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April 16, 2024

There are a couple of ways to make a volcano shorter: it could have an eruption or a debris avalanche, or it could simply erode over time. Or, it could get lose height on paper! While both of the former have occurred at Mount Shasta in its geologic history, the latter was to blame for an elevation change in the early 20th century.

Following a 1904 topographic survey of California, the U.S. Geological Survey revised the mountain's height from 14,444 feet (4,403 m) to 14,380 feet (4,383 m). This was a bit of a surprise, and prompted a short article in the Chico Weekly Enterprise newspaper in February 1906 which attempted to explain the loss:

"The altitude of Mount Shasta is commonly given at 14,444 feet - a number easily remembered - but the United States Geological Survey has recently established the altitude at 14,380 feet, or 64 feet less than formerly. This loss is accounted for, however, by the numerous eruptions that have taken place within a year in the vicinity of Sisson [Mt. Shasta]. So much has oozed out at the mud springs in Sisson and so much of the old mountain has been ripped off by snowslides that the peak has settled on its base and shrunk... (Chico Weekly Enterprise, No. 8, February 16 1906)"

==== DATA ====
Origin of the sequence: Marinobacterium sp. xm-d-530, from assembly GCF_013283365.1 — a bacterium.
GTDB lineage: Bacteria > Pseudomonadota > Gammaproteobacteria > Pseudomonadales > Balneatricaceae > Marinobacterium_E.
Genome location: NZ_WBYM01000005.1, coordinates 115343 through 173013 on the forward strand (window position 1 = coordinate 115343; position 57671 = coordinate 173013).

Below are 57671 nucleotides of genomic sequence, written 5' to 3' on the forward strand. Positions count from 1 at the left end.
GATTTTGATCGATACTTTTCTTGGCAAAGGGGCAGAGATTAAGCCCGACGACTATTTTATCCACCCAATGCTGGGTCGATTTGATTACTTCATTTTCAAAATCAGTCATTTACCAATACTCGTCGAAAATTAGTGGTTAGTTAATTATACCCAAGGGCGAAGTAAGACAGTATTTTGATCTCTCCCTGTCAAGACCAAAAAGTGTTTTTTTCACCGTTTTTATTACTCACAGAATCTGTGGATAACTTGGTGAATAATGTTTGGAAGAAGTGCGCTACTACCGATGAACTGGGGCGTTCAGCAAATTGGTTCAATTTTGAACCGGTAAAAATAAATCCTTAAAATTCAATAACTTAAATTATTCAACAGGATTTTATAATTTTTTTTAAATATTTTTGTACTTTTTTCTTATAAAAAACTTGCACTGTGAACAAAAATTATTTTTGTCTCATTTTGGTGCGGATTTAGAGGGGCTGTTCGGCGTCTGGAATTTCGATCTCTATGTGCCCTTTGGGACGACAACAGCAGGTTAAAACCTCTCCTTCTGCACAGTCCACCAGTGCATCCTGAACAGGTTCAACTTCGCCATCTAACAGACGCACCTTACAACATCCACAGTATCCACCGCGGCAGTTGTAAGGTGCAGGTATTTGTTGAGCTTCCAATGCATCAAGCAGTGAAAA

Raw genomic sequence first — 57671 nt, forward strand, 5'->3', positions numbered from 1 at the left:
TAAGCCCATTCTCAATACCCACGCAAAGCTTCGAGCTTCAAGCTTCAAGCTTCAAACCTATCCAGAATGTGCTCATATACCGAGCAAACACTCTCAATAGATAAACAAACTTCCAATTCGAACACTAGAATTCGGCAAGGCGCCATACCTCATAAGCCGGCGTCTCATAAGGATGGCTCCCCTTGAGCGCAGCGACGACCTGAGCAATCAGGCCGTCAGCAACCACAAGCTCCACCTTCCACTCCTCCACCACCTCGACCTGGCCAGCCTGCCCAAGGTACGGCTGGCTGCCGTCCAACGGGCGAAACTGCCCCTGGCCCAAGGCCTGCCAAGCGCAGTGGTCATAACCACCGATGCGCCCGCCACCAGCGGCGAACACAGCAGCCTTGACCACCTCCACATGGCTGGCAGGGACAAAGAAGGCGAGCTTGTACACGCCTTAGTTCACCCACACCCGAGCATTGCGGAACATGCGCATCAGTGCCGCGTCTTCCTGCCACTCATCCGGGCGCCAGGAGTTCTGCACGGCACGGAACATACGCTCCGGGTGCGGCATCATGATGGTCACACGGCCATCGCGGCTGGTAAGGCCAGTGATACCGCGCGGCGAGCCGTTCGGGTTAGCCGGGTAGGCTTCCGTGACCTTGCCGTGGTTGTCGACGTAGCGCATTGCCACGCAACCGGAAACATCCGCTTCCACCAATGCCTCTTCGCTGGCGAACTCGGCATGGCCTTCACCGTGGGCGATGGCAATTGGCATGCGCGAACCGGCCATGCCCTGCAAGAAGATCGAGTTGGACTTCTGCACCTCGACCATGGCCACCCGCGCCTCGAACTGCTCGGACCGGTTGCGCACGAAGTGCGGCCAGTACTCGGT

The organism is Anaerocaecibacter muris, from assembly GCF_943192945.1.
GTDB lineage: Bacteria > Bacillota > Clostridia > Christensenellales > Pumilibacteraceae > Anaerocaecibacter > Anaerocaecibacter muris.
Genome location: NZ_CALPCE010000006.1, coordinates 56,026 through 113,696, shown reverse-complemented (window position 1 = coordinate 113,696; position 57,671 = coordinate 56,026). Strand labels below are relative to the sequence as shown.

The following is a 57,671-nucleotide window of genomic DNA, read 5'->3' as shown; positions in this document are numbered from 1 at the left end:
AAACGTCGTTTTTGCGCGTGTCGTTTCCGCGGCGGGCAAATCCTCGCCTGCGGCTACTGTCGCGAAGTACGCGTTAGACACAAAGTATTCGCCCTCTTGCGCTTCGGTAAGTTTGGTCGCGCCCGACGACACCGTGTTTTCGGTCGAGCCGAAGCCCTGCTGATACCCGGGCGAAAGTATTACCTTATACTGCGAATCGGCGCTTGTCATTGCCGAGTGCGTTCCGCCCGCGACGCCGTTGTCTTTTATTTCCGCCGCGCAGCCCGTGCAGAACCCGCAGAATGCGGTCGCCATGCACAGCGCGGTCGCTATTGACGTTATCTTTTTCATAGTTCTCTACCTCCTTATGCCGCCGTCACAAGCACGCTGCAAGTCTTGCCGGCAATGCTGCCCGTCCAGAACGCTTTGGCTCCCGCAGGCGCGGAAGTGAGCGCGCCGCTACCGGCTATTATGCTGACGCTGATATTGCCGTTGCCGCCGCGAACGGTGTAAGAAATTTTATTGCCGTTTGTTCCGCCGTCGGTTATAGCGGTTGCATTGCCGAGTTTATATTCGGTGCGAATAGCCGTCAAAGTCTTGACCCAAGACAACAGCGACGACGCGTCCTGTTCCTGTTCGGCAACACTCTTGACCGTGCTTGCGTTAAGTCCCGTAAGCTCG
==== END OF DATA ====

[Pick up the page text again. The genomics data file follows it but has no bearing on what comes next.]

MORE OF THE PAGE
A black-and-white stereograph photo pair shows a horse-drawn cart advancing toward the photographer on a muddy dirt road. In the middle ground, an early-20th century hotel is flanked by other small shops and a single telegraph pole. In the background, a double-peaked snow clad mountain rises high above the town, faded with distance.

(Ironically, the 1906 stereograph here reduces Shasta's height to 14,442 feet - though this is probably a typo. Image courtesy of the Library of Congress,

To a layperson at the time, this might have seemed like a reasonable explanation. But while the "mud springs" were a real occurrence in 1905 (see…), there would have been no connection between either them or snow avalanches and Shasta's height. There were also no landslides large enough to have affected the summit elevation - the mud was probably coming from drainages that are well-known for their debris flows. In reality, advancements in survey techniques, rather than any physical change to the mountain, caused the decrease. Today, even more sophisticated satellite elevation mapping has established Shasta's height at 14,163 feet (4,137 m) above sea level. And unless significant landslides were to remove a portion of the summit - something that is very unlikely to happen - Shasta will remain at its current height.

Read the original 1906 Chico Weekly Enterprise article at, and about the history of the USGS Topographic Division mapping efforts at

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